BATON ROUGE, La. — At this point three years ago, the LSU football team was putting the finishing touches on what was expected to be one of the best recruiting classes in school history.
Behind four 5-stars, 12 4-stars and the consensus No. 1 player in the country, Les Miles and his assistants looked like they were building a deep core of players poised to lead LSU into the College Football Playoff era.
Three years later, Miles is gone and LSU is arguably further away from those playoff aspirations than it was then. But, for the most part, that core group of recruits from the Class of 2014 remains. And in the coming weeks, those players have some decisions to make.
Having finished their third seasons as college football players, these rising seniors are now eligible to declare for the 2017 NFL Draft. Just as talented and touted as they were coming out of high school, many of these LSU juniors have legitimate shots of being drafted, and drafted early, if they were to leave Baton Rouge for the pro ranks after the Citrus Bowl.
That said, there are tangible benefits to returning for a senior season. Current seniors like cornerback Tre’Davious White and linebacker Kendell Beckwith proved that this year, as White played his way into being a finalist for the Thorpe Award and Beckwith was just named a third-team All-American.
So which LSU juniors should stay in college and which ones are headed to their next adventure? Let’s take a look.
Running back Leonard Fournette
Let’s get the easy one out of the way first, shall we?
Junior running back Leonard Fournette announced via Twitter last week that he will declare for the draft after LSU’s bowl game on Dec. 31.
This shouldn’t have come as a surprise to anyone. ESPN’s Scouts Inc. ranks Fournette as the No. 1 prospect in the draft this year, and draft guru Mel Kiper Jr. considers Fournette the second-best draft-eligible player, after Texas A&M defensive end Myles Garrett.
Despite it being part of his last name, Fournette was never destined to be a four-year player at LSU. Given how arduous playing running back is in modern football, he’d be doing himself a disservice if he subjected himself to injuries for another year without getting paid first.
Chance he returns to LSU: 0 percent
Safety Jamal Adams
A second-team All-American and, inexplicably, second-team All-SEC performer as picked by the coaches, Adams was arguably LSU’s best player in 2016.
Thanks to his blend of shallow zone coverage skills and in-the-box tackling abilities, Adams is considered by many to be the top safety prospect eligible for the NFL Draft. Scouts Inc. and Kiper both rank Adams as the No. 6 overall draft prospect, while CBS Sports has Adams at No. 8 and Bleacher Report’s Matt Miller ranks Adams at No. 4.
Adams can’t achieve much more at LSU. He came to the school as a 5-star and he leaves as a slam-dunk first-round pick. Though he hasn’t officially declared yet, it would be a bit of a surprise to see Adams stick around for his senior season.
Chance he returns to LSU: 5 percent
Wide receiver Malachi Dupre
Another 5-star from the Class of 2014, Dupre might be LSU’s most interesting and enigmatic draft-eligible player.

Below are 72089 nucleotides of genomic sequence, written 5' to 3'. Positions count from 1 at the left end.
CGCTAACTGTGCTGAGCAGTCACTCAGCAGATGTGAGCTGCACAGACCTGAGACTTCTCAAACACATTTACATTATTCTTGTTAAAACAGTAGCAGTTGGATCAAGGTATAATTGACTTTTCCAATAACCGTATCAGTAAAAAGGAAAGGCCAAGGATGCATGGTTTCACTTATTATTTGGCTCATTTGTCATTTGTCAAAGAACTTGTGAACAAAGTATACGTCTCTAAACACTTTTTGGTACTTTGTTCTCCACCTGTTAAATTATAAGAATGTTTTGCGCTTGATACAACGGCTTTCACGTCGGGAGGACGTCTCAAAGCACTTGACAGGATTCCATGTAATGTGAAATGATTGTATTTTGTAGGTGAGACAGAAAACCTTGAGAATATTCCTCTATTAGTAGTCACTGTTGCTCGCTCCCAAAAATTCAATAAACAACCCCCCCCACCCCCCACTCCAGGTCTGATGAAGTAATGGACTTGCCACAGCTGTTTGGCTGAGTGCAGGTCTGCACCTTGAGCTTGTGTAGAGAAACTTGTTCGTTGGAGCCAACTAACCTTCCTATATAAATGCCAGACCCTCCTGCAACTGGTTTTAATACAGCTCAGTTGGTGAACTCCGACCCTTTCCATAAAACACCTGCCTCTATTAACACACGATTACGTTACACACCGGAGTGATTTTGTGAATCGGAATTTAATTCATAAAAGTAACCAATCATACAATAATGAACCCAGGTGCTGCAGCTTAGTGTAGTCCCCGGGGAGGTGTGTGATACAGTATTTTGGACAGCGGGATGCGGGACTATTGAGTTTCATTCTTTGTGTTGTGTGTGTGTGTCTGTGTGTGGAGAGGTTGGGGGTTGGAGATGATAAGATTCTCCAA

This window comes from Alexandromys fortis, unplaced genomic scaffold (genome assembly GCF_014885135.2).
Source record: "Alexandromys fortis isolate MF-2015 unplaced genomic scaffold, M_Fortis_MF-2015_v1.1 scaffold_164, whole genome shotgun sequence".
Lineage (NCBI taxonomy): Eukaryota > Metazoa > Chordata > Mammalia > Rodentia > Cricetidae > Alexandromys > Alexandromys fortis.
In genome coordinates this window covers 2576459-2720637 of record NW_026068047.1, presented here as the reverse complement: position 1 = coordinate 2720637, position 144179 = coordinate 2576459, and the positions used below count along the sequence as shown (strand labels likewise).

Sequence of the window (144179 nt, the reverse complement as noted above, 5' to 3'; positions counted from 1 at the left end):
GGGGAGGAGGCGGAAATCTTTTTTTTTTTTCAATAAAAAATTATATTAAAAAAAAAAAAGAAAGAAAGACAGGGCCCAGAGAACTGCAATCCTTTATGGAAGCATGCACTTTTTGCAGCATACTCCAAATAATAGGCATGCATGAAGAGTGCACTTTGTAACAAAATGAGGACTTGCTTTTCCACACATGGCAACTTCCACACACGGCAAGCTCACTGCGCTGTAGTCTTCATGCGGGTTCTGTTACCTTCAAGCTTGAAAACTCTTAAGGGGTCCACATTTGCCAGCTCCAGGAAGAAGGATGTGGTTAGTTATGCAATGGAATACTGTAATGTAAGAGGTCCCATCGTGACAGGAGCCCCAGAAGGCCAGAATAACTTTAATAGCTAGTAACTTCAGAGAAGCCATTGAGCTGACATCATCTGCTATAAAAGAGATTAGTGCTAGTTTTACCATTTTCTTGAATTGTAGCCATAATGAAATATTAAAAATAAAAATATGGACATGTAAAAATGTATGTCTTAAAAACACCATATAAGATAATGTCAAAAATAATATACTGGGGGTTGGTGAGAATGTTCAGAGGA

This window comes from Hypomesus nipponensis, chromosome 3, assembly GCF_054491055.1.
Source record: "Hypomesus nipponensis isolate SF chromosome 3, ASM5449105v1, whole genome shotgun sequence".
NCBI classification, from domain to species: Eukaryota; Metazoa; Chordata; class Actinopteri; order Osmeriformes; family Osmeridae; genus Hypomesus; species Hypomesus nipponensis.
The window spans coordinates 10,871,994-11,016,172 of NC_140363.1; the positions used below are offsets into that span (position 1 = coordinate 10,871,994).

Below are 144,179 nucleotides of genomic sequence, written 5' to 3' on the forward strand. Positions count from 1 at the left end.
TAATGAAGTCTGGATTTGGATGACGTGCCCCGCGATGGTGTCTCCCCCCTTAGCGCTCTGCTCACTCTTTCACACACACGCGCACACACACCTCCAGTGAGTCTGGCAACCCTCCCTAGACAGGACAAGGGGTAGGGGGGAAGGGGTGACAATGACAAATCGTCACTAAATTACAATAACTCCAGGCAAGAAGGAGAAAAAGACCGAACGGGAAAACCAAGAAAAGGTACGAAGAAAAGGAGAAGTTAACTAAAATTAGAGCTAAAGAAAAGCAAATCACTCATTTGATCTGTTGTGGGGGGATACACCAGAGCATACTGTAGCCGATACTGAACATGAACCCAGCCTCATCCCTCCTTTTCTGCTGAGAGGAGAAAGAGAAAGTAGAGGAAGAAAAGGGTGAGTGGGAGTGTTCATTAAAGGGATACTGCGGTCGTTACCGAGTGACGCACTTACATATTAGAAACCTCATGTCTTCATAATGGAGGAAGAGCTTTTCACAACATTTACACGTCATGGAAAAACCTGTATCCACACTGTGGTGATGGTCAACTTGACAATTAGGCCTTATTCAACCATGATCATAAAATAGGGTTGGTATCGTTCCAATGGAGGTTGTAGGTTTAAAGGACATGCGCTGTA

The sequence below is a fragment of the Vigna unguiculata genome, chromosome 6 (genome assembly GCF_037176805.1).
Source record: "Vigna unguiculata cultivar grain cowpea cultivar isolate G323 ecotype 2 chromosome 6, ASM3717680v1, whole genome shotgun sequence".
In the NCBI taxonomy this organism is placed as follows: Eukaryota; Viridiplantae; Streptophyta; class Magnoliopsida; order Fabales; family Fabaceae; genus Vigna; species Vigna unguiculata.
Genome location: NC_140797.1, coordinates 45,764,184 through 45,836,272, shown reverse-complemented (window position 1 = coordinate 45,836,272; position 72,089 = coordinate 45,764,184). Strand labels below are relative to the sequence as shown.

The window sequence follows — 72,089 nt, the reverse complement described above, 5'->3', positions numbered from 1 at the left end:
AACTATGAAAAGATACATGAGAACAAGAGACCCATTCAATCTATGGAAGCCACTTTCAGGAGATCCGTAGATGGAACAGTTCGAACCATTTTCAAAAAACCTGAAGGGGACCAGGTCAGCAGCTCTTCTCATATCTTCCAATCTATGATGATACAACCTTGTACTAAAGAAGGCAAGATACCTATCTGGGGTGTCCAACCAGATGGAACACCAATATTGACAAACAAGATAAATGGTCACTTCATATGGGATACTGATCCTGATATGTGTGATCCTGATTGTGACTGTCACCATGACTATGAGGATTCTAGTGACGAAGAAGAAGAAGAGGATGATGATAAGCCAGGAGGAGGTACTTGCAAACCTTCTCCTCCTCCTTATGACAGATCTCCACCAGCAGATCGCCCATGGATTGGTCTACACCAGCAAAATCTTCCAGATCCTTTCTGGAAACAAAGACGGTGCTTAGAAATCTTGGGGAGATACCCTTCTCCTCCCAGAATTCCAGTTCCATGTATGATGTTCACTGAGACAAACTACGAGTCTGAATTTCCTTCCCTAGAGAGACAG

From a productivity standpoint, Dupre has underwhelmed throughout his college career. Though he led LSU in receiving yards in 2016, Dupre’s 3 touchdowns were the fewest he’d caught in a college season and his 41.3 yards per game were the second-fewest of any SEC team leader.
Of course, a lot of this has to do with LSU’s play-calling and quarterback situation. Dupre never has been in a position to succeed given his supporting cast, yet his measurables are still electric. This is the main reason why Scouts Inc. still ranks Dupre as the draft’s No. 3 wide receiver prospect.
But should he leave LSU? I think this decision relies entirely on LSU’s offensive coordinator hire. If Ed Orgeron and Joe Alleva hire a coach with a strong reputation for spreading the field and getting receivers open in space, Dupre would benefit from returning for his senior season. This rings especially true since Dupre spent so much of his junior year running out of the slot to get more open, which doesn’t scream out “Draft me!” so much as it does “I’m a project!”
On the other hand, if LSU hires an offensive coordinator who wants to stick to running the ball, or tries to implement a dual-threat quarterback spread offense like what Auburn and Oregon have done for years, Dupre would be better off to move on. If you’re not going to get used, get paid instead.
Chance he returns to LSU: 70 percent
Defensive tackle Davon Godchaux
A mere 4-star from LSU’s monster 2014 recruiting class, Godchaux proves each time he takes the field why he’s one of the best interior defensive linemen in college football.
Godchaux finished 2016 with 5.5 sacks, 7.5 tackles for loss and 2 quarterback hurries, not to mention 58 total tackles, the most of any LSU defensive lineman. Miller ranks Godchaux as the No. 13 defensive lineman eligible for the draft and Kiper as the No. 9 defensive tackle, likely projecting Godchaux to be drafted anywhere between the late-second and mid-fourth rounds.
When Godchaux was asked about his eligibility in November, he said he hadn’t even thought about it yet. But one major factor has changed since then: LSU promoted Orgeron to full-time as head coach. Godchaux built a strong relationship with Orgeron when Coach O was his defensive line coach, and this relationship might be enough to persuade Godchaux to stay in college one more year.